Press Releases

American Cancer Society Funds 12 Universities to Grow Pipeline of Diverse Cancer Researchers
Apr 18, 2022

American Cancer Society,


ATLANTA – APRIL 18, 2022 – Diverse perspectives in research are an essential component of driving innovative problem-solving that accelerates new approaches to the prevention and treatment of cancer.  To improve diversity in the field of cancer research, the American Cancer Society has awarded funding to 12 universities to implement its Diversity in Cancer Research Internship program.  Each university will receive $22,000 - $44,000 to provide training and educational opportunities that encourage underrepresented undergraduate students to pursue biomedical careers.  The 12 universities include:

  • Yale University School of Medicine
  • Emory University
  • Case Western Reserve University
  • The University of Chicago
  • Indiana University
  • University of Kentucky Research Foundation
  • University of Colorado Denver Anschutz Medical Campus
  • University of New Mexico Health Sciences Center
  • Georgetown University
  • University of Oklahoma Health Sciences Center
  • University of Maryland, Baltimore
  • Washington University in St. Louis


For 10 weeks, interns will experience the day-to-day world of cancer research, participate in research projects in a collaborative environment with other scientists, and engage in career development and networking activities. Rising sophomores, juniors, and seniors with an interest in STEM, good academic standing and at least a 3.0 GPA may apply. Four interns will be chosen by each university’s selection committee.

“Ensuring everyone has the opportunity to prevent cancer and receive high quality treatment and support for cancer is the foundation of our work, but significant disparities in incidence and mortality rates still exist across diverse populations,” said Dr. Ellie Daniels, the senior vice president of extramural discovery research for the American Cancer Society. “Conducting equity-focused research to reduce barriers to living a healthy lifestyle and receiving quality care is key to closing this gap.  A diverse, inclusive research environment with multiple perspectives at the table provides a more comprehensive approach to effectively addressing these issues.”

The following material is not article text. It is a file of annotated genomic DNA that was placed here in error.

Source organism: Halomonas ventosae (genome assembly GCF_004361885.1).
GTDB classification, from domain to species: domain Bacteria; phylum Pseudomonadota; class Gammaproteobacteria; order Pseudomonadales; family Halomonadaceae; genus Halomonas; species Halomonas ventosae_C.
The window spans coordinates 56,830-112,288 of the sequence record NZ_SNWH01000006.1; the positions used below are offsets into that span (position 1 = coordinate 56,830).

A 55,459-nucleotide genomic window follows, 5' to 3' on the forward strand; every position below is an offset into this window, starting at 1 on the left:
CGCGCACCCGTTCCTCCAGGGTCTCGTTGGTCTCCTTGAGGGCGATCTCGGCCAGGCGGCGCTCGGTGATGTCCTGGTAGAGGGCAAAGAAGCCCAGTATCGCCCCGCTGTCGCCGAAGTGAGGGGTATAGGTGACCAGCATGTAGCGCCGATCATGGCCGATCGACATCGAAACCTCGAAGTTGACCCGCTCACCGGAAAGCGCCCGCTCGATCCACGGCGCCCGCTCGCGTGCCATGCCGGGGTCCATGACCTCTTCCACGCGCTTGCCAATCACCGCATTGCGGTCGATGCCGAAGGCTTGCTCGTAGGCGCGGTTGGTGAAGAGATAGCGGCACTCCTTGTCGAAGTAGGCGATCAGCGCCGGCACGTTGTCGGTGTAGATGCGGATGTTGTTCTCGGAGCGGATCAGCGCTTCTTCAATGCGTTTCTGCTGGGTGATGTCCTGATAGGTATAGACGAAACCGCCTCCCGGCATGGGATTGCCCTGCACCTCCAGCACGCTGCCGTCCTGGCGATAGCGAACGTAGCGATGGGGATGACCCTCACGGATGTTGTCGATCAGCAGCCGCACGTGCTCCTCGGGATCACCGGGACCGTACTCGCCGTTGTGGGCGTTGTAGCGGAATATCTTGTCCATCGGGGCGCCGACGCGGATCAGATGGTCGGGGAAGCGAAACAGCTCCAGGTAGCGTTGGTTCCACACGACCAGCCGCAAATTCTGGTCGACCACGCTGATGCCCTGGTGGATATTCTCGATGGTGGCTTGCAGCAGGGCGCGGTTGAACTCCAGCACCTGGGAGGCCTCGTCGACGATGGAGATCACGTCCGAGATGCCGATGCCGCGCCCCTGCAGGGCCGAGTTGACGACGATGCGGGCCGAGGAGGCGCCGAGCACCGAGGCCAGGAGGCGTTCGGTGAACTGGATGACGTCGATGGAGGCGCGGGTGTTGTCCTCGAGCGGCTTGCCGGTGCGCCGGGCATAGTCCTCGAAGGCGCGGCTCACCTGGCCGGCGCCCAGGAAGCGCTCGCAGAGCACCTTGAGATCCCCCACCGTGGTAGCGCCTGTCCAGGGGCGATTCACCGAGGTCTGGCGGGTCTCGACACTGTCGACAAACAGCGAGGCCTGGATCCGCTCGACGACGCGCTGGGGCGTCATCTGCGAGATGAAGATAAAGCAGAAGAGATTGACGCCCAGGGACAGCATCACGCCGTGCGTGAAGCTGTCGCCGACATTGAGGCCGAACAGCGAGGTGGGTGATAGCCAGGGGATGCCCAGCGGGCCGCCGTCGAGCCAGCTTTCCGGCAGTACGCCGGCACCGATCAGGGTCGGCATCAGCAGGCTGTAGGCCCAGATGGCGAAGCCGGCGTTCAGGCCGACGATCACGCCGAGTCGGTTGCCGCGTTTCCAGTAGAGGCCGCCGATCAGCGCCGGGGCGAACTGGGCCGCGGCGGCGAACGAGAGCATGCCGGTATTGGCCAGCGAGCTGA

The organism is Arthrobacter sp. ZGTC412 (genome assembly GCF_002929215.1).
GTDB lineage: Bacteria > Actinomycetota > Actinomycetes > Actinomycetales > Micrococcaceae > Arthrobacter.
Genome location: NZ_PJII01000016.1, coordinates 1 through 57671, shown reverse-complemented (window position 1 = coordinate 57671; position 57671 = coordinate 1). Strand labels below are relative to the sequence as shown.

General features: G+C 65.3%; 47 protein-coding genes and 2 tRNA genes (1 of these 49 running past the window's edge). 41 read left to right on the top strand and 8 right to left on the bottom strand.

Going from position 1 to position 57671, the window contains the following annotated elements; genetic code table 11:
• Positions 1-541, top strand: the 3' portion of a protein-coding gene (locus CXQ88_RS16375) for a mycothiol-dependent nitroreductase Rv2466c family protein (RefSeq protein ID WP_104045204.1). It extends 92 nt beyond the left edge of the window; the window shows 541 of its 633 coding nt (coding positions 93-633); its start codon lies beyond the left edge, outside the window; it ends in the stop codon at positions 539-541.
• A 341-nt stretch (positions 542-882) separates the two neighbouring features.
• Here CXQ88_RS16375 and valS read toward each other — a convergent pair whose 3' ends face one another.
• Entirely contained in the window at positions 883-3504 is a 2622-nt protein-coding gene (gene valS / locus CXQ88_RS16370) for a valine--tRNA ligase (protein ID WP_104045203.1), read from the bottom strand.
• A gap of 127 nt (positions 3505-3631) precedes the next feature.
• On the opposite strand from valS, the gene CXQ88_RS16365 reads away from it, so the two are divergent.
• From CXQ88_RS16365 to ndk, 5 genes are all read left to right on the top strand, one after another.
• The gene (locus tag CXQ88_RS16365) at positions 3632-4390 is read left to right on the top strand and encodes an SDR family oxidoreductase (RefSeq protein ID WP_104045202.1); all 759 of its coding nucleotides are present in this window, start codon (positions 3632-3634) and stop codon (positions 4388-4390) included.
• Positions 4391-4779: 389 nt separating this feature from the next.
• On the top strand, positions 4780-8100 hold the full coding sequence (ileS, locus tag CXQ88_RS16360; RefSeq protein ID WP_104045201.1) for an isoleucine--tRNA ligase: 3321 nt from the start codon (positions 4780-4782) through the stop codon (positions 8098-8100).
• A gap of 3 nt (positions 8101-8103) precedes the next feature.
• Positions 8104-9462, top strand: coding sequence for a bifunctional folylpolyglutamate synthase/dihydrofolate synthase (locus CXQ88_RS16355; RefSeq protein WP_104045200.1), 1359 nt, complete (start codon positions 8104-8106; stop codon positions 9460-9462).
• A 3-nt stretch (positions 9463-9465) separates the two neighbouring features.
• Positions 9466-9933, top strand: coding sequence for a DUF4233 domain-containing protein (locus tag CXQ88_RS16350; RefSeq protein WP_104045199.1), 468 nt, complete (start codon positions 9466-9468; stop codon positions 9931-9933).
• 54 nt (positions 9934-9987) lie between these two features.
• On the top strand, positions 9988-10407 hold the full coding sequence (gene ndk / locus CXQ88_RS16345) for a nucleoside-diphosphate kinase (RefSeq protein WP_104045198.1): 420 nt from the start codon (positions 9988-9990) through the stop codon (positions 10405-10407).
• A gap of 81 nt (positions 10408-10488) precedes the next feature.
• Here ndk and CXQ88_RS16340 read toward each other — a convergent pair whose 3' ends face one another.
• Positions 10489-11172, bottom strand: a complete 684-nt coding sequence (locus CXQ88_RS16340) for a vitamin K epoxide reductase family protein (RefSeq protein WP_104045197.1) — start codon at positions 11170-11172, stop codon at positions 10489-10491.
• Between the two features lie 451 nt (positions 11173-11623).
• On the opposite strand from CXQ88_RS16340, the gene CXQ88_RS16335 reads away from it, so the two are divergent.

African Americans and Black people, Hispanics and Latinos, Indigenous people, and Native Hawaiians and other Pacific Islanders are underrepresented in science and research grant funding opportunities. According to data gathered from the National Institute of Health’s principal grant program in 2013 and 2018, only 7% of applicants were part of these diverse communities, and in the American Cancer Society’s fall 2019 and spring 2020 peer review cycles, diverse applicants were only 6% of the applicant pool. 

Made possible by a $5 million grant from the Elizabeth and Phill Gross Family, the Diversity in Cancer Research pilot launched in 2021 with 32 interns at Emory University, Georgetown University, the University of Chicago, the University of Colorado, the University of Kentucky, the University of Maryland, the University of New Mexico, and Washington University.  The goal of the program is to enroll 100 interns per year over ten years.

To learn more about how the American Cancer Society is working to improve diversity in health sciences and biomedical research, go to

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About the American Cancer Society

The American Cancer Society is on a mission to free the world from cancer. We invest in lifesaving research, provide 24/7 information and support, and work to ensure that individuals in every community have access to cancer prevention, detection, and treatment. For more information, visit